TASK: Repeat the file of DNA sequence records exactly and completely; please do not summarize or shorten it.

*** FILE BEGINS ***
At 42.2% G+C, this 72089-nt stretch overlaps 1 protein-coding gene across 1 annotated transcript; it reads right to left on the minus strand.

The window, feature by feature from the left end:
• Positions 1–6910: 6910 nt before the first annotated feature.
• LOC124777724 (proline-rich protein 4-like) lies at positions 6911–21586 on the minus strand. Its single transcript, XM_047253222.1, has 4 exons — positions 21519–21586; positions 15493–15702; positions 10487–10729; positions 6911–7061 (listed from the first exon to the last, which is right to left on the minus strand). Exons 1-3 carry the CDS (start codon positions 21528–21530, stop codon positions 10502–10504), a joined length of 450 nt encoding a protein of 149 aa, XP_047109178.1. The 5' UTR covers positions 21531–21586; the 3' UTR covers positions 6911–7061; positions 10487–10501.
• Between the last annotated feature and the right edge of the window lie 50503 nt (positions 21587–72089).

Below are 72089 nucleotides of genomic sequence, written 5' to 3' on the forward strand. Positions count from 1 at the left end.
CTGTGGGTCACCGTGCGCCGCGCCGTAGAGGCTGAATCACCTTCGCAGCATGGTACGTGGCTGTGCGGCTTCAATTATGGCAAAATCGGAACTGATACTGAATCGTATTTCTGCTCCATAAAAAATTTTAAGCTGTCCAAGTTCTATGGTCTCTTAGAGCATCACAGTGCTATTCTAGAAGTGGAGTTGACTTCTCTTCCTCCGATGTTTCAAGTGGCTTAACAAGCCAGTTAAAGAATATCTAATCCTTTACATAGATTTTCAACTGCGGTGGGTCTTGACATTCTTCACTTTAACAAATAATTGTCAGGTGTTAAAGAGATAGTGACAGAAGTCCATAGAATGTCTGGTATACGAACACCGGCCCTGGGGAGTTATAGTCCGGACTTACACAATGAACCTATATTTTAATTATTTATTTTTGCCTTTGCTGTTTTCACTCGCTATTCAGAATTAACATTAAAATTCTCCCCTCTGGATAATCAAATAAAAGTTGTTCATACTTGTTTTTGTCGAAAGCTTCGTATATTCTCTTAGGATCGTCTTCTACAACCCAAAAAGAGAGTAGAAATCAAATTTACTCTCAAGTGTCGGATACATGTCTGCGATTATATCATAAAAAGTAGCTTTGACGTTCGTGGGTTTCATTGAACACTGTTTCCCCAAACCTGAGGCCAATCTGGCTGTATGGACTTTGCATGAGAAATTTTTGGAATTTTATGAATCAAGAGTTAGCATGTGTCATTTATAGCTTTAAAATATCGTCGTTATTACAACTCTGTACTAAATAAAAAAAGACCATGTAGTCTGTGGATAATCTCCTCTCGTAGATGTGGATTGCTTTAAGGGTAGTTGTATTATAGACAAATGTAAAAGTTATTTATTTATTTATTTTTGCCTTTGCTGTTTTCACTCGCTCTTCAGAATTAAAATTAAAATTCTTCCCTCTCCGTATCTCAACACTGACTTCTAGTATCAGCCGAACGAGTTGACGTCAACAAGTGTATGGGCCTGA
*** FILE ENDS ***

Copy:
At 42.2% G+C, this 72089-nt stretch overlaps 1 protein-coding gene across 1 annotated transcript; it reads right to left on the minus strand.

The window, feature by feature from the left end:
• Positions 1–6910: 6910 nt before the first annotated feature.
• LOC124777724 (proline-rich protein 4-like) lies at positions 6911–21586 on the minus strand. Its single transcript, XM_047253222.1, has 4 exons — positions 21519–21586; positions 15493–15702; positions 10487–10729; positions 6911–7061 (listed from the first exon to the last, which is right to left on the minus strand). Exons 1-3 carry the CDS (start codon positions 21528–21530, stop codon positions 10502–10504), a joined length of 450 nt encoding a protein of 149 aa, XP_047109178.1. The 5' UTR covers positions 21531–21586; the 3' UTR covers positions 6911–7061; positions 10487–10501.
• Between the last annotated feature and the right edge of the window lie 50503 nt (positions 21587–72089).

Below are 72089 nucleotides of genomic sequence, written 5' to 3' on the forward strand. Positions count from 1 at the left end.
CTGTGGGTCACCGTGCGCCGCGCCGTAGAGGCTGAATCACCTTCGCAGCATGGTACGTGGCTGTGCGGCTTCAATTATGGCAAAATCGGAACTGATACTGAATCGTATTTCTGCTCCATAAAAAATTTTAAGCTGTCCAAGTTCTATGGTCTCTTAGAGCATCACAGTGCTATTCTAGAAGTGGAGTTGACTTCTCTTCCTCCGATGTTTCAAGTGGCTTAACAAGCCAGTTAAAGAATATCTAATCCTTTACATAGATTTTCAACTGCGGTGGGTCTTGACATTCTTCACTTTAACAAATAATTGTCAGGTGTTAAAGAGATAGTGACAGAAGTCCATAGAATGTCTGGTATACGAACACCGGCCCTGGGGAGTTATAGTCCGGACTTACACAATGAACCTATATTTTAATTATTTATTTTTGCCTTTGCTGTTTTCACTCGCTATTCAGAATTAACATTAAAATTCTCCCCTCTGGATAATCAAATAAAAGTTGTTCATACTTGTTTTTGTCGAAAGCTTCGTATATTCTCTTAGGATCGTCTTCTACAACCCAAAAAGAGAGTAGAAATCAAATTTACTCTCAAGTGTCGGATACATGTCTGCGATTATATCATAAAAAGTAGCTTTGACGTTCGTGGGTTTCATTGAACACTGTTTCCCCAAACCTGAGGCCAATCTGGCTGTATGGACTTTGCATGAGAAATTTTTGGAATTTTATGAATCAAGAGTTAGCATGTGTCATTTATAGCTTTAAAATATCGTCGTTATTACAACTCTGTACTAAATAAAAAAAGACCATGTAGTCTGTGGATAATCTCCTCTCGTAGATGTGGATTGCTTTAAGGGTAGTTGTATTATAGACAAATGTAAAAGTTATTTATTTATTTATTTTTGCCTTTGCTGTTTTCACTCGCTCTTCAGAATTAAAATTAAAATTCTTCCCTCTCCGTATCTCAACACTGACTTCTAGTATCAGCCGAACGAGTTGACGTCAACAAGTGTATGGGCCTGA